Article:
What incentives are there for dog training?

Published 8:39 am Tuesday, July 29, 2008

I know how Snoopy felt in the 1972 animated film “Snoopy Come Home” when he encounters numerous “No Dogs Allowed” signs. It is difficult for dog owners to take their pets places because most people in the world view all dogs the same. The fact is, not all dogs are equal and not all dog owners are equal. If you are the owner of an obedient and well-trained dog, don’t you wish the world made allowances for your dog’s good behavior?

Besides veterinary needs, some owners buy a leash, a stake and some dog food. Some go so far as to build a fence and a doghouse. That is fine. They are providing a loving home for a pet, and that’s the most important thing.

Other owners go further. They spend the extra time training their dogs and some spend the extra money taking their dogs to obedience classes.

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My wife and I taught our dog, Alta, “sit,” “shake,” “lay,” “stay,” “roll over,” “c’mere,” “go get it,” “go poddy,” “off” and a few other commands before she entered obedience school. At school, she learned many other commands, such as “leave it,” “no tug” and how to heel, only we had to use “stay,” which to her if said during walking means to heel. Our dog is amazing. I can set out a glove, a ball and a stick and if I command “Get the glove,” she will fetch the glove. If I hold out a stick and say “up,” she will jump high for it. I can tell her “go” and she will walk away, and when I say “c’mere” she enthusiastically returns. At a playground, she will go down a slide on the command “slide.” She catches on command. She kisses on command. She jumps in a car or truck on command. She does tricks for praise, not treats. But she likes treats. I can set a treat on the ground and tell Alta to stay; she will not go eat the treat until I say, “Go get it.” Alta, of course, is housebroken. She is better at walks off the leash than on because she obeys so well.

But laws and policies tend to view all dogs the same. It’s either dogs yes or dogs no. How come more places don’t see a difference in trained dogs?

Instead of only allowing service dogs indoors, places also should permit trained dogs, too. There is a movie theater in Roslyn, Wash., that lets well-behaved dogs in. Alta sat at our feet during “Ray” starring Jamie Foxx.

I have walked to stores with my dog on a leash, told her to lay on the sidewalk, told her to stay, dropped the leash and gone inside, made a purchase and returned to find her there waiting. Leashes really are for the visual benefit of other people, who are comforted to know I have control of the beast.

I understand how leashes can ease the perspective of others. A trained dog and an untrained dog look alike at first.

But if you are the owner of a trained dog, don’t you sometimes feel society gives little reward to you for the time and money you invested in obedience school? Don’t you wish the graduation certificate could function as a permission slip to bring your dog in stores or at least more stores than at present? Or even into government buildings and places such as trains, bus stations and shopping malls?

To their credit, some places allow dogs. Some bars that don’t serve hardly any food allow dogs. Farm-supply places as the Albert Lea Seed House let dogs come in. You can bring your dog in when you come to the Albert Lea Tribune to renew your subscription. We simply trust you wouldn’t bring in an unruly or dirty dog.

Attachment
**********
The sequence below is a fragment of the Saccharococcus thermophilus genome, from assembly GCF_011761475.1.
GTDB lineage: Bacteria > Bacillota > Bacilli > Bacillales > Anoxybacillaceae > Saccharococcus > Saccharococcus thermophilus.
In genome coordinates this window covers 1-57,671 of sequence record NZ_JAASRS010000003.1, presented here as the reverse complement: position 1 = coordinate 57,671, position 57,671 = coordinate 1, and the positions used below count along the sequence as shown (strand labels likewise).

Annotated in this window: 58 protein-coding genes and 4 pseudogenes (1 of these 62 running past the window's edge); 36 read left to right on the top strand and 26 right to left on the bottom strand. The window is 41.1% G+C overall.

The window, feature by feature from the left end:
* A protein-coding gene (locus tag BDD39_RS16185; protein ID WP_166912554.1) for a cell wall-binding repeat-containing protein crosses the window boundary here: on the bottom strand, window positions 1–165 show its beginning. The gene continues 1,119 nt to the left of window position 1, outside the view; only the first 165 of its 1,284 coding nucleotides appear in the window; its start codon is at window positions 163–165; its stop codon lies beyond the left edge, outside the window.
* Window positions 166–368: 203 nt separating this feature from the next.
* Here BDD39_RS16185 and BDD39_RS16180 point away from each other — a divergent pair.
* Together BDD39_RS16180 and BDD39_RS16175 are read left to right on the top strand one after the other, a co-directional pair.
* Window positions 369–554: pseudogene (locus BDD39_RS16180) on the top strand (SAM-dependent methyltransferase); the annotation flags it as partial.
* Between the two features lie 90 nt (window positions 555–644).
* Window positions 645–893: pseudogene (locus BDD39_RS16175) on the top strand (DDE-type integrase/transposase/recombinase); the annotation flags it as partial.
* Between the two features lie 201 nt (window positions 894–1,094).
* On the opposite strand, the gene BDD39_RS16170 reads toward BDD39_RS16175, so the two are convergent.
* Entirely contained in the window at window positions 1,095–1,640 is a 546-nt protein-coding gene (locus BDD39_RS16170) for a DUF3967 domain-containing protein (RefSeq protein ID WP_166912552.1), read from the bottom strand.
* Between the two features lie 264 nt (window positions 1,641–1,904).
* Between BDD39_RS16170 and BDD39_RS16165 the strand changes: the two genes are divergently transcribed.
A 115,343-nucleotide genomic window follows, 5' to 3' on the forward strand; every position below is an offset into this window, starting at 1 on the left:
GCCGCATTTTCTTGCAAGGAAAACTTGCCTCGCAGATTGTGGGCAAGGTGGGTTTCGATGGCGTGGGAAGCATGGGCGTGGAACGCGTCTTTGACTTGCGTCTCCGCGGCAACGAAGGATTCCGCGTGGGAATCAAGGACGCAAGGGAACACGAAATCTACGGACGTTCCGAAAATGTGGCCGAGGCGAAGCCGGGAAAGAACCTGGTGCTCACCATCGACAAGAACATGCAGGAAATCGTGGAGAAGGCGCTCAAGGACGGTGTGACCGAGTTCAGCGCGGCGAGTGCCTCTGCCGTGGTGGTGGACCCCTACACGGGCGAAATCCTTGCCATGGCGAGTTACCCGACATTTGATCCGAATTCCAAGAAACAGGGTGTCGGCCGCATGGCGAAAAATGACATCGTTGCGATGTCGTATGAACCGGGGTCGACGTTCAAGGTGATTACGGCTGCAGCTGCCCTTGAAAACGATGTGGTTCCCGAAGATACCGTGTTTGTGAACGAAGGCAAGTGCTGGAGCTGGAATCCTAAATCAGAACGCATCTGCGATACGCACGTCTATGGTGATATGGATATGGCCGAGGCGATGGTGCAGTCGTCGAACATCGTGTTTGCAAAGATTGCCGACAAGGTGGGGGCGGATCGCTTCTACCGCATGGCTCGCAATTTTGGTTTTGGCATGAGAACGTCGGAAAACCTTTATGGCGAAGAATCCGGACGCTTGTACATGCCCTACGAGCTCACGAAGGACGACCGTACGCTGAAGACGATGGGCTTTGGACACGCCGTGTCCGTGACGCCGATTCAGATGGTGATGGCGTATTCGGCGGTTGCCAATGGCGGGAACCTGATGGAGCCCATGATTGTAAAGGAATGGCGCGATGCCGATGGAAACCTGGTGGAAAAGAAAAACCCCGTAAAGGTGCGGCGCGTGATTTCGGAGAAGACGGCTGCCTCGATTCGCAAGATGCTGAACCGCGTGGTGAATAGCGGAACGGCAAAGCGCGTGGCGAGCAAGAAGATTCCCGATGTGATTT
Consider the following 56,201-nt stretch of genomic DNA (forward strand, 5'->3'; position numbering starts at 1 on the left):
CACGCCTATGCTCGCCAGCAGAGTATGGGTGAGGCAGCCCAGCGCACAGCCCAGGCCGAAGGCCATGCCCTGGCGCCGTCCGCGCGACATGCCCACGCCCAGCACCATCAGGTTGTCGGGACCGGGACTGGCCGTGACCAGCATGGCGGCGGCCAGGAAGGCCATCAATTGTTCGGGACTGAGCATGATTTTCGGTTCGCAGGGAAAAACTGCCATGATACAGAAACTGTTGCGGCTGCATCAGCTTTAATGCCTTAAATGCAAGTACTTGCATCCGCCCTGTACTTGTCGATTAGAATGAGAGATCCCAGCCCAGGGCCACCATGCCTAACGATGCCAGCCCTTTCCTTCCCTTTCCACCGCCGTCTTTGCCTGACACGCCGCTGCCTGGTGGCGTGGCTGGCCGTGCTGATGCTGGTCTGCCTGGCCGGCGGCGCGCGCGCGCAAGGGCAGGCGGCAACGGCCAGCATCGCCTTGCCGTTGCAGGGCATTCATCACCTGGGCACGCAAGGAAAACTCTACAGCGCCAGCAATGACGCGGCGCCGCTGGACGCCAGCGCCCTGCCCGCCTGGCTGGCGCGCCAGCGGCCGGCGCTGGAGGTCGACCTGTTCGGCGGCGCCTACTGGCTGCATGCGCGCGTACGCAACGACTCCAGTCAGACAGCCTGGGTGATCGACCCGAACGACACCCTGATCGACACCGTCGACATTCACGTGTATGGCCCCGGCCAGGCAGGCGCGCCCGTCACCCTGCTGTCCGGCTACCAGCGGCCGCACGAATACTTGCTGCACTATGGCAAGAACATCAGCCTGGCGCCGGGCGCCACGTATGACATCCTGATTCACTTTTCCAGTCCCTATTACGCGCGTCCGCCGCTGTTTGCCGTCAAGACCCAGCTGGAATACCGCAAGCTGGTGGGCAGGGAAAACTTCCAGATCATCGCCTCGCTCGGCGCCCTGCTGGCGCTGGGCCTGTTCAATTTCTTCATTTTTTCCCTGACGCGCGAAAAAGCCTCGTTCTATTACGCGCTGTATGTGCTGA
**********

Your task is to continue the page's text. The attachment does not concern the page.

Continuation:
Lisa and I were in Park Rapids with our 1 1/2-year-old son and Alta this past weekend. We had to kill time Friday before we could check into our cabin, so we walked downtown. First we bought a leash for Alta — for the sake of others. Then we visited the stores, usually with Lisa and our son going inside and Alta and I standing outside panting and sweating. When it came time to eat, Alta and I ate outdoors at Main Street Meats, which had a sidewalk stand because it was Crazy Days. The girls at Main Street Meats gave Alta a burned brat for no charge. After I ate, I did the stay-and-dropped-leash thing with Alta, and I went inside to purchase eight brats. (Best brats I have ever tasted!) Lisa and Forrest went to a sandwich shop and ate in the comfort of air conditioning.

Many hotels and motels are starting to be better about dogs but most are not. It often seems the more upscale the lodging is, the less anal it is about pets. The place we stayed in Park Rapids allowed dogs, but it had strict rules. We broke the rules because A. they were unreasonable (for one, I’m not going to keep Alta caged while we are out) and B. the innkeeper hadn’t told us the rules when we made the reservation (thus, we didn’t have a cage with us). The luxurious Fairmont Olympic Hotel in downtown Seattle treated Alta like a cherished guest. The staff loved her.

A great example of my point is leash laws. Some folks think leash laws mean dogs must be attached to leashes. However, many people argue commands for an obedient dog act as a “vocal leash.” If your dog heels and won’t chase dogs, birds, cats, squirrels, children and such, then shouldn’t you and your dog be rewarded for the training and not need a leash?

Rarely, as I walk Alta, someone will holler, “That dog ought to be on a leash.” I ignore them but I feel like saying, “Hey, I paid for obedience classes. That is the leash.”

The world wants owners to train their dogs but offers few incentives for it. Sure, you have a happier dog and a better relationship because your pooch understands what you ask, but what about once you step off your property? It seems everywhere wants dogs bound.

If the world wants dogs that behave, the key is giving dog owners more incentives.

Tribune Managing Editor Tim Engstrom’s column appears every Tuesday.